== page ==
Written by Aaron Radcliff:
I must admit that, regarding every movie I’ve seen this year before and since starting this blog, I’ve had some relative knowledge of them going into the theater. Leading up to this week, I had every intention of seeing and writing about The Snowman. However, word spread quickly about the sheer awfulness of it and the hilarity of being stuck watching a film with a lead man named Harry Hole, thus forcing me to reevaluate my position. That’s when I stumbled across a film that I had absolutely no idea about and I decided right then and there to blindly commit to it, quality be damned.
With that, Only the Brave tells the real-life story of the Granite Mountain Hotshots, a crew of firemen from Prescott, Arizona. The film focuses on the inception of the Hotshots, their various exploits, their personal lives, and the tragic events of the Yarnell Hill Fire.
Rather than throwing us into the events of Yarnell Hill and basing the entire movie around that, director Joseph Kosinski and writers Ken Nolan and Eric Warren Singer dedicate much of the movie to the history of the Hotshots. In fact, we spend the first 40 minutes of the film just watching these guys’ personal lives before we even see a fire. And that’s what this film does well: Character development. We get to see the struggles that each of the main characters go through and how being a firefighter, especially one in a position like the Hotshots, affects them and their families.
Ultimately, this movie is about the Hotshots. They need that focus and they’re given more than enough. We use the story of Eric Marsh and his wife, Amanda (Josh Brolin and Jennifer Connelly) to see how this line of work affects even the strongest of couples. Meanwhile, we get both a redemption story and a focus on trying to maintain a family under these conditions through the story of Brendan McDonough (Miles Teller). These two focused stories allow us to see into the struggles each of the men on the Hotshots have to endure.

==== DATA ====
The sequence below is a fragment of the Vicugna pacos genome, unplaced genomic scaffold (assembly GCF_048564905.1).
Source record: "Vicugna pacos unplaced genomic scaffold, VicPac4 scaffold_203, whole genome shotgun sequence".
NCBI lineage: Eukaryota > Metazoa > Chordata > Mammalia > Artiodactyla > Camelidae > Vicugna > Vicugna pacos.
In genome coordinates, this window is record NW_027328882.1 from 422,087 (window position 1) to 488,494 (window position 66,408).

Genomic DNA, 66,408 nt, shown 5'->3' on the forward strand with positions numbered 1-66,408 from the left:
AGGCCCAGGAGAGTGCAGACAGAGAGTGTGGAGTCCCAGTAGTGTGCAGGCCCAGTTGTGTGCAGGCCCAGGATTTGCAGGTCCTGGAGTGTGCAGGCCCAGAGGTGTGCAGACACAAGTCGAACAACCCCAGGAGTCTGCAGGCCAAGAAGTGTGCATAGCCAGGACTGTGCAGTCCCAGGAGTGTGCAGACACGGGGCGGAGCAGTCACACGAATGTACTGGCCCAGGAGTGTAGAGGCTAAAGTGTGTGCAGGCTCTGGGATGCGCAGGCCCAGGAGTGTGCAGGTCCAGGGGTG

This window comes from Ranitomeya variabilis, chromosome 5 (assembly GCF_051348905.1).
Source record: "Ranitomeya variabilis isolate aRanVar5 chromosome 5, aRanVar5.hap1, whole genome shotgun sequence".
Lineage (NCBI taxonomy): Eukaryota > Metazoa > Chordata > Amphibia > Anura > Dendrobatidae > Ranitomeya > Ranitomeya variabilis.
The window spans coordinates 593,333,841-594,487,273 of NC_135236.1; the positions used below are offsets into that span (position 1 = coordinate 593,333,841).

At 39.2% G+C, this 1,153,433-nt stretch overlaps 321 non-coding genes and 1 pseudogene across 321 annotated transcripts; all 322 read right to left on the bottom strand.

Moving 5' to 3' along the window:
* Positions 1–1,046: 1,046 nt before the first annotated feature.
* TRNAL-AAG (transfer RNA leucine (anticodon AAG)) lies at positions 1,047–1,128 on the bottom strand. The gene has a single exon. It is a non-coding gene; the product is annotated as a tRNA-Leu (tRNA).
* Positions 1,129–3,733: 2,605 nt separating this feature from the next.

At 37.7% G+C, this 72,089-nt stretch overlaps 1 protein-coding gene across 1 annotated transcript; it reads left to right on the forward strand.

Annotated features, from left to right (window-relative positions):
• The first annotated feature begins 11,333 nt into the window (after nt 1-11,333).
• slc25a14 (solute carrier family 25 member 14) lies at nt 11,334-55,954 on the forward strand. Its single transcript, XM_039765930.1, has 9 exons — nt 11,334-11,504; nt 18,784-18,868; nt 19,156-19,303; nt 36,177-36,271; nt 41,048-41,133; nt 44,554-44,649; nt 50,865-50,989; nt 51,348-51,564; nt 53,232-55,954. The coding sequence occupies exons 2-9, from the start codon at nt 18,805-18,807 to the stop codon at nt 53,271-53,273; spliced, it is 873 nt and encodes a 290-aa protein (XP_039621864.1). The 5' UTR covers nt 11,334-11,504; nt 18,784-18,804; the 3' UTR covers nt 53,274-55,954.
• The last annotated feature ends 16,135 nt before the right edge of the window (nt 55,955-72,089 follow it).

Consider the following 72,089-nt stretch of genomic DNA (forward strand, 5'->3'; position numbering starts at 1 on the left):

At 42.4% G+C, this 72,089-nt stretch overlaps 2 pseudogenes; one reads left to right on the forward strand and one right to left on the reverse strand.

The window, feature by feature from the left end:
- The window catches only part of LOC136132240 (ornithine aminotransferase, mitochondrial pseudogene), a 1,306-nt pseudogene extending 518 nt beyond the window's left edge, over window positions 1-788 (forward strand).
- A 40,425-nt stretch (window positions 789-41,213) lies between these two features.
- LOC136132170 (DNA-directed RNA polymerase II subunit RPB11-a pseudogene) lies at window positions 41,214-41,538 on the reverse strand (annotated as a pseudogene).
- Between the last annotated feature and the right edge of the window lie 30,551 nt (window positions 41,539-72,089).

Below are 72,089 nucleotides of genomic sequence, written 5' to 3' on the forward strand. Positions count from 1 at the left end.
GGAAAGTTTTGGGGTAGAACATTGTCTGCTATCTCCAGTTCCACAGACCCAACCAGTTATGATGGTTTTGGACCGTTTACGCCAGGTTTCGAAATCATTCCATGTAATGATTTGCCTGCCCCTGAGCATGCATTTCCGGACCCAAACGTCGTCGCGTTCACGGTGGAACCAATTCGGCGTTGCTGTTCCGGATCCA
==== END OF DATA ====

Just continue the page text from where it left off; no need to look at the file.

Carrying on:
As I mentioned earlier, we go about 40 minutes before seeing any type of fire or action. When we do, rather than making them action pieces, Kosinski instead uses them to focus on the Hotshots and how they work together and come closer together. As the film goes, we see their bonds and brotherhood grow and become stronger. It’s ultimately these focuses on character and their development that make you grow attached to them and what makes the ending a true punch to the gut, even though we can see it coming a mile away.
If it seems like I’m harping way too much on the character building, that’s because that’s almost 90% of the whole movie. While I am a fan of strong character and storytelling, we do need a limit and the film exceeds its limit by about 30 minutes. Plus, this is a story about firefighters. It would be nice to see more of the Hotshots in action showing just how good they were as a group. Instead, we’re meant to infer their greatness by the copious amounts of training we are shown, their elite status, and a few minutes at a time of actual firefighting. It was this super reliance on ONLY character building that started to tire me out as the film went on. There are multiple scenes that I can list that can be completely cut and their absence would change absolutely nothing about the story or hinder the development.
At the end of it all, Only the Brave is an enjoyable and truly heartfelt film that gives a grounded perspective into the lives of people who work to keep us safe. If a bloated run time and a cut down on action is what I have to trade in exchange for good story, great character building, and an ending that honestly made me shed a couple tears, then I’ll make that trade.
Score: 7 out of 10
Photo via Columbia Pictures